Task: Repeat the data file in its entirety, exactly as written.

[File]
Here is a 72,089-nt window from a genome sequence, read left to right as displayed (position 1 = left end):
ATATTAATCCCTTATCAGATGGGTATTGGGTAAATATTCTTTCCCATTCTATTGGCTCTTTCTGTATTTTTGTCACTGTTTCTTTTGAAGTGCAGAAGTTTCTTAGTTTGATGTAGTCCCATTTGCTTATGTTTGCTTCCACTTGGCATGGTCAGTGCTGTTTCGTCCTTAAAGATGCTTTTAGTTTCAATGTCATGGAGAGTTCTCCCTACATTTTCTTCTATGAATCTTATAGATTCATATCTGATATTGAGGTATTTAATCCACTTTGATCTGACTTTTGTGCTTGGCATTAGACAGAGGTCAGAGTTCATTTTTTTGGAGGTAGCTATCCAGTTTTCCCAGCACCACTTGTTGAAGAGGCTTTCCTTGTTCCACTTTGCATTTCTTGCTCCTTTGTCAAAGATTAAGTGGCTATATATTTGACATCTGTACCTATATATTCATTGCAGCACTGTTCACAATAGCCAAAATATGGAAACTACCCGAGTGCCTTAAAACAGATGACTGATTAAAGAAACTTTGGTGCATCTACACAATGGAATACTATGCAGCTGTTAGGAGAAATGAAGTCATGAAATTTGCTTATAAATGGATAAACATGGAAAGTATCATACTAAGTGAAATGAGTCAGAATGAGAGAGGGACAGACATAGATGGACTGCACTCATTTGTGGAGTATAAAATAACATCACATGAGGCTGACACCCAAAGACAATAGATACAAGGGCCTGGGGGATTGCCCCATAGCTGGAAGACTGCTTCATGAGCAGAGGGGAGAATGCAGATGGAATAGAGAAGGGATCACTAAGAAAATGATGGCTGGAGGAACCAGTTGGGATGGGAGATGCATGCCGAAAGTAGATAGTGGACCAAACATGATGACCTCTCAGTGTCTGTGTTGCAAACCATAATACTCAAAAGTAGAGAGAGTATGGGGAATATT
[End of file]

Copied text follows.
Here is a 72,089-nt window from a genome sequence, read left to right as displayed (position 1 = left end):
ATATTAATCCCTTATCAGATGGGTATTGGGTAAATATTCTTTCCCATTCTATTGGCTCTTTCTGTATTTTTGTCACTGTTTCTTTTGAAGTGCAGAAGTTTCTTAGTTTGATGTAGTCCCATTTGCTTATGTTTGCTTCCACTTGGCATGGTCAGTGCTGTTTCGTCCTTAAAGATGCTTTTAGTTTCAATGTCATGGAGAGTTCTCCCTACATTTTCTTCTATGAATCTTATAGATTCATATCTGATATTGAGGTATTTAATCCACTTTGATCTGACTTTTGTGCTTGGCATTAGACAGAGGTCAGAGTTCATTTTTTTGGAGGTAGCTATCCAGTTTTCCCAGCACCACTTGTTGAAGAGGCTTTCCTTGTTCCACTTTGCATTTCTTGCTCCTTTGTCAAAGATTAAGTGGCTATATATTTGACATCTGTACCTATATATTCATTGCAGCACTGTTCACAATAGCCAAAATATGGAAACTACCCGAGTGCCTTAAAACAGATGACTGATTAAAGAAACTTTGGTGCATCTACACAATGGAATACTATGCAGCTGTTAGGAGAAATGAAGTCATGAAATTTGCTTATAAATGGATAAACATGGAAAGTATCATACTAAGTGAAATGAGTCAGAATGAGAGAGGGACAGACATAGATGGACTGCACTCATTTGTGGAGTATAAAATAACATCACATGAGGCTGACACCCAAAGACAATAGATACAAGGGCCTGGGGGATTGCCCCATAGCTGGAAGACTGCTTCATGAGCAGAGGGGAGAATGCAGATGGAATAGAGAAGGGATCACTAAGAAAATGATGGCTGGAGGAACCAGTTGGGATGGGAGATGCATGCCGAAAGTAGATAGTGGACCAAACATGATGACCTCTCAGTGTCTGTGTTGCAAACCATAATACTCAAAAGTAGAGAGAGTATGGGGAATATT